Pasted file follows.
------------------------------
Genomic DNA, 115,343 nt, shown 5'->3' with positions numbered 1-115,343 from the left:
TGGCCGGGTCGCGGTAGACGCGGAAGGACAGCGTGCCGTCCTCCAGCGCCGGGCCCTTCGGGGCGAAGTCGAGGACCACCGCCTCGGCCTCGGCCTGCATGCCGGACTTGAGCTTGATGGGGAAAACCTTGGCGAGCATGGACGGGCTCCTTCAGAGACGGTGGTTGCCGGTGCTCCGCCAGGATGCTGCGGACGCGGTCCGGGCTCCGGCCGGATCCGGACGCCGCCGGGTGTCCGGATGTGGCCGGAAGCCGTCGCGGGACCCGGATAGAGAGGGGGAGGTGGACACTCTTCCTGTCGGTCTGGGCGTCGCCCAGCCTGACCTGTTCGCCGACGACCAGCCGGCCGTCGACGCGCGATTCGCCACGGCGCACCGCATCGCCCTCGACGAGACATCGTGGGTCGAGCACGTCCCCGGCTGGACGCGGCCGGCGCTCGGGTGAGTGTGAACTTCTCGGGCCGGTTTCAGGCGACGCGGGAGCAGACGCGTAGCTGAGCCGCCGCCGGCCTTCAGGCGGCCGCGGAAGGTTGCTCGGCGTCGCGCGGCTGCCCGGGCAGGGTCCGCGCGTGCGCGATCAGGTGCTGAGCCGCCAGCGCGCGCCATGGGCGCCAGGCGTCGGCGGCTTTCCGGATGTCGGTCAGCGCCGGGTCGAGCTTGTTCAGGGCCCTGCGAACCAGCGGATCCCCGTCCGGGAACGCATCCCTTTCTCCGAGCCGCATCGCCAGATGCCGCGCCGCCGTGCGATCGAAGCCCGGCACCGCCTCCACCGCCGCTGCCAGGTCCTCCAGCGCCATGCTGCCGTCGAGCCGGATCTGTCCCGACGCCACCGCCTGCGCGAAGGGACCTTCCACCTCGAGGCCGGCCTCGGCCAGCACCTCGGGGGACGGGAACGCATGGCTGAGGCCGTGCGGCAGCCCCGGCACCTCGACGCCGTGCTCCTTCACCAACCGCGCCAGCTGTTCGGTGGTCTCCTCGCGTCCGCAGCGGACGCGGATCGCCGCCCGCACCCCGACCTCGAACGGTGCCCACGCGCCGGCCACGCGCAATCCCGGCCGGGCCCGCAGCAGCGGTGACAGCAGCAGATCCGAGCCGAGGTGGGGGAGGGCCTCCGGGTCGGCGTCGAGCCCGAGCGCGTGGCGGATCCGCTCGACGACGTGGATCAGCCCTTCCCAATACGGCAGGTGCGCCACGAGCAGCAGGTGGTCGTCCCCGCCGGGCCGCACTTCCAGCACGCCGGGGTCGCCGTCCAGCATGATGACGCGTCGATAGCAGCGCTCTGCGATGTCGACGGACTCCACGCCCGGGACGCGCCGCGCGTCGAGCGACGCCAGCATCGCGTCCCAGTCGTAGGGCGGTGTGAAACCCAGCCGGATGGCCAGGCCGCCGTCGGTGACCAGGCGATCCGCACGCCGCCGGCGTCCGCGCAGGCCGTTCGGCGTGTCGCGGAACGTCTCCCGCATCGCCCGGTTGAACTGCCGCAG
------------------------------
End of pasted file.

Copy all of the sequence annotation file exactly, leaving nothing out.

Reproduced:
Genomic DNA, 115,343 nt, shown 5'->3' with positions numbered 1-115,343 from the left:
TGGCCGGGTCGCGGTAGACGCGGAAGGACAGCGTGCCGTCCTCCAGCGCCGGGCCCTTCGGGGCGAAGTCGAGGACCACCGCCTCGGCCTCGGCCTGCATGCCGGACTTGAGCTTGATGGGGAAAACCTTGGCGAGCATGGACGGGCTCCTTCAGAGACGGTGGTTGCCGGTGCTCCGCCAGGATGCTGCGGACGCGGTCCGGGCTCCGGCCGGATCCGGACGCCGCCGGGTGTCCGGATGTGGCCGGAAGCCGTCGCGGGACCCGGATAGAGAGGGGGAGGTGGACACTCTTCCTGTCGGTCTGGGCGTCGCCCAGCCTGACCTGTTCGCCGACGACCAGCCGGCCGTCGACGCGCGATTCGCCACGGCGCACCGCATCGCCCTCGACGAGACATCGTGGGTCGAGCACGTCCCCGGCTGGACGCGGCCGGCGCTCGGGTGAGTGTGAACTTCTCGGGCCGGTTTCAGGCGACGCGGGAGCAGACGCGTAGCTGAGCCGCCGCCGGCCTTCAGGCGGCCGCGGAAGGTTGCTCGGCGTCGCGCGGCTGCCCGGGCAGGGTCCGCGCGTGCGCGATCAGGTGCTGAGCCGCCAGCGCGCGCCATGGGCGCCAGGCGTCGGCGGCTTTCCGGATGTCGGTCAGCGCCGGGTCGAGCTTGTTCAGGGCCCTGCGAACCAGCGGATCCCCGTCCGGGAACGCATCCCTTTCTCCGAGCCGCATCGCCAGATGCCGCGCCGCCGTGCGATCGAAGCCCGGCACCGCCTCCACCGCCGCTGCCAGGTCCTCCAGCGCCATGCTGCCGTCGAGCCGGATCTGTCCCGACGCCACCGCCTGCGCGAAGGGACCTTCCACCTCGAGGCCGGCCTCGGCCAGCACCTCGGGGGACGGGAACGCATGGCTGAGGCCGTGCGGCAGCCCCGGCACCTCGACGCCGTGCTCCTTCACCAACCGCGCCAGCTGTTCGGTGGTCTCCTCGCGTCCGCAGCGGACGCGGATCGCCGCCCGCACCCCGACCTCGAACGGTGCCCACGCGCCGGCCACGCGCAATCCCGGCCGGGCCCGCAGCAGCGGTGACAGCAGCAGATCCGAGCCGAGGTGGGGGAGGGCCTCCGGGTCGGCGTCGAGCCCGAGCGCGTGGCGGATCCGCTCGACGACGTGGATCAGCCCTTCCCAATACGGCAGGTGCGCCACGAGCAGCAGGTGGTCGTCCCCGCCGGGCCGCACTTCCAGCACGCCGGGGTCGCCGTCCAGCATGATGACGCGTCGATAGCAGCGCTCTGCGATGTCGACGGACTCCACGCCCGGGACGCGCCGCGCGTCGAGCGACGCCAGCATCGCGTCCCAGTCGTAGGGCGGTGTGAAACCCAGCCGGATGGCCAGGCCGCCGTCGGTGACCAGGCGATCCGCACGCCGCCGGCGTCCGCGCAGGCCGTTCGGCGTGTCGCGGAACGTCTCCCGCATCGCCCGGTTGAACTGCCGCAG